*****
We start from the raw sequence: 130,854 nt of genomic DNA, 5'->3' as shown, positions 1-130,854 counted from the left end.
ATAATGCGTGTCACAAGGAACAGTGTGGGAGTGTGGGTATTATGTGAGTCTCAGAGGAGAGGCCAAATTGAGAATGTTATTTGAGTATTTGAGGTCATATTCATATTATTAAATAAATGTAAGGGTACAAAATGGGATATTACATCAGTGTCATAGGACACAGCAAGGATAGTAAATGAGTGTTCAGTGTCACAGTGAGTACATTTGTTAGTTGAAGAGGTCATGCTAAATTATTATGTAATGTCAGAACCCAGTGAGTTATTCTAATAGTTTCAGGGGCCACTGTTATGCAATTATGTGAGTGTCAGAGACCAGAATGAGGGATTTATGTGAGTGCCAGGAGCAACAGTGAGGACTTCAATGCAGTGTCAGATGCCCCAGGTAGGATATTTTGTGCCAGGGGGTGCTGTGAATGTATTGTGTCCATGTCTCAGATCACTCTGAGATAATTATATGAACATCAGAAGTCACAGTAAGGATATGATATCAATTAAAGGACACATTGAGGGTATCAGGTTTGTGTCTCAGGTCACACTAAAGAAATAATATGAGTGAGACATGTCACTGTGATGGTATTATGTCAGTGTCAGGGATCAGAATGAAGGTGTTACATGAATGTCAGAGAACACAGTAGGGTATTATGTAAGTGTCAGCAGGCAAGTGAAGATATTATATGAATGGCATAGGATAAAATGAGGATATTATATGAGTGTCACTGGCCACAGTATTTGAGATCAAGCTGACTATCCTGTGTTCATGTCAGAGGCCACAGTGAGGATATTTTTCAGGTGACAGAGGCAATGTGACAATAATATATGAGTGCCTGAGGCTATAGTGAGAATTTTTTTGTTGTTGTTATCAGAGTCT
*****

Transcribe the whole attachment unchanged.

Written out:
We start from the raw sequence: 130,854 nt of genomic DNA, 5'->3' as shown, positions 1-130,854 counted from the left end.
ATAATGCGTGTCACAAGGAACAGTGTGGGAGTGTGGGTATTATGTGAGTCTCAGAGGAGAGGCCAAATTGAGAATGTTATTTGAGTATTTGAGGTCATATTCATATTATTAAATAAATGTAAGGGTACAAAATGGGATATTACATCAGTGTCATAGGACACAGCAAGGATAGTAAATGAGTGTTCAGTGTCACAGTGAGTACATTTGTTAGTTGAAGAGGTCATGCTAAATTATTATGTAATGTCAGAACCCAGTGAGTTATTCTAATAGTTTCAGGGGCCACTGTTATGCAATTATGTGAGTGTCAGAGACCAGAATGAGGGATTTATGTGAGTGCCAGGAGCAACAGTGAGGACTTCAATGCAGTGTCAGATGCCCCAGGTAGGATATTTTGTGCCAGGGGGTGCTGTGAATGTATTGTGTCCATGTCTCAGATCACTCTGAGATAATTATATGAACATCAGAAGTCACAGTAAGGATATGATATCAATTAAAGGACACATTGAGGGTATCAGGTTTGTGTCTCAGGTCACACTAAAGAAATAATATGAGTGAGACATGTCACTGTGATGGTATTATGTCAGTGTCAGGGATCAGAATGAAGGTGTTACATGAATGTCAGAGAACACAGTAGGGTATTATGTAAGTGTCAGCAGGCAAGTGAAGATATTATATGAATGGCATAGGATAAAATGAGGATATTATATGAGTGTCACTGGCCACAGTATTTGAGATCAAGCTGACTATCCTGTGTTCATGTCAGAGGCCACAGTGAGGATATTTTTCAGGTGACAGAGGCAATGTGACAATAATATATGAGTGCCTGAGGCTATAGTGAGAATTTTTTTGTTGTTGTTATCAGAGTCT